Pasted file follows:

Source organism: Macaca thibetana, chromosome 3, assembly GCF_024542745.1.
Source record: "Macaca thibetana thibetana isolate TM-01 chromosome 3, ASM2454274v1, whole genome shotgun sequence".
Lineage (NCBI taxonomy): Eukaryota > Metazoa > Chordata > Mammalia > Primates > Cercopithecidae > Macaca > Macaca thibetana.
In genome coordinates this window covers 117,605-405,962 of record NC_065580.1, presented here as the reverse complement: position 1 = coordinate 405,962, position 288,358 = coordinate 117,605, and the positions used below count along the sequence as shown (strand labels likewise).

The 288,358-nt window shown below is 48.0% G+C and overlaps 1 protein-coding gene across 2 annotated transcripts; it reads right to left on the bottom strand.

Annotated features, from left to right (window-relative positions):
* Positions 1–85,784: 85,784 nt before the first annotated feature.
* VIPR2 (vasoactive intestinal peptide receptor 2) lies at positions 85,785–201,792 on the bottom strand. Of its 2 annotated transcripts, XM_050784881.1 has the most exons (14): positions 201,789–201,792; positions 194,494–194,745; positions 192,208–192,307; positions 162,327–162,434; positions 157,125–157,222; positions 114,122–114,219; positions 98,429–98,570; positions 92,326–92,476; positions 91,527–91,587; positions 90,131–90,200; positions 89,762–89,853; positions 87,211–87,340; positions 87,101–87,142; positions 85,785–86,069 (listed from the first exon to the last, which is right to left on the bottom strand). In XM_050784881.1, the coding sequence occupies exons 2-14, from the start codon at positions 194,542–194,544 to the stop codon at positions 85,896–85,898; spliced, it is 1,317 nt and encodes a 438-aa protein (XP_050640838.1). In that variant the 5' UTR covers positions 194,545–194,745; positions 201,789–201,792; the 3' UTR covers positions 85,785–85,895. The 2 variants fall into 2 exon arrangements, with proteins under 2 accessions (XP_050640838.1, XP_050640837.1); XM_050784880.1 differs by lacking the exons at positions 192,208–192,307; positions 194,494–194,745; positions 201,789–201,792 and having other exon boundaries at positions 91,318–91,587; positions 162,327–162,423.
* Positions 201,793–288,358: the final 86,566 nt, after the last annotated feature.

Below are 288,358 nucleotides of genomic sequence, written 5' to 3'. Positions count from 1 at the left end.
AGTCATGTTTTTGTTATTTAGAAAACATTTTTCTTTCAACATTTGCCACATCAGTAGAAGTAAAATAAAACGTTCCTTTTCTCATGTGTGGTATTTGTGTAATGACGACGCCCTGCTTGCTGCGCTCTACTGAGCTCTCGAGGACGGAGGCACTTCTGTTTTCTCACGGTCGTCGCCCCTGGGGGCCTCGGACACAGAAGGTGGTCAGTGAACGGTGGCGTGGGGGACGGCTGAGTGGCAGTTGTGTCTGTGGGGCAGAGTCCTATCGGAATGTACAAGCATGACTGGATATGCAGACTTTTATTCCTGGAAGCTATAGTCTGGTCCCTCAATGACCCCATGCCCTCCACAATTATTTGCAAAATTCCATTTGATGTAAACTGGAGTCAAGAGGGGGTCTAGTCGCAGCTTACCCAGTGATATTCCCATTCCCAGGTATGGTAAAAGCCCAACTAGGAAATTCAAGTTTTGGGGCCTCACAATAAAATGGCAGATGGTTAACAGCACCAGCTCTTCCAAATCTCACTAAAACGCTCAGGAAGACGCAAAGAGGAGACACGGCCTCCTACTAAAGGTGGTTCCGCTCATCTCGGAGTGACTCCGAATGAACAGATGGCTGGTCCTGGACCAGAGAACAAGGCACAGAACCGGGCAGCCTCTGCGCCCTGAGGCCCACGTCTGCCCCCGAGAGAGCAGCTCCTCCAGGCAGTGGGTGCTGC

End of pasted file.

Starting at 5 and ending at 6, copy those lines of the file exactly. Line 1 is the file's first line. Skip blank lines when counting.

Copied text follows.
The 288,358-nt window shown below is 48.0% G+C and overlaps 1 protein-coding gene across 2 annotated transcripts; it reads right to left on the bottom strand.

Annotated features, from left to right (window-relative positions):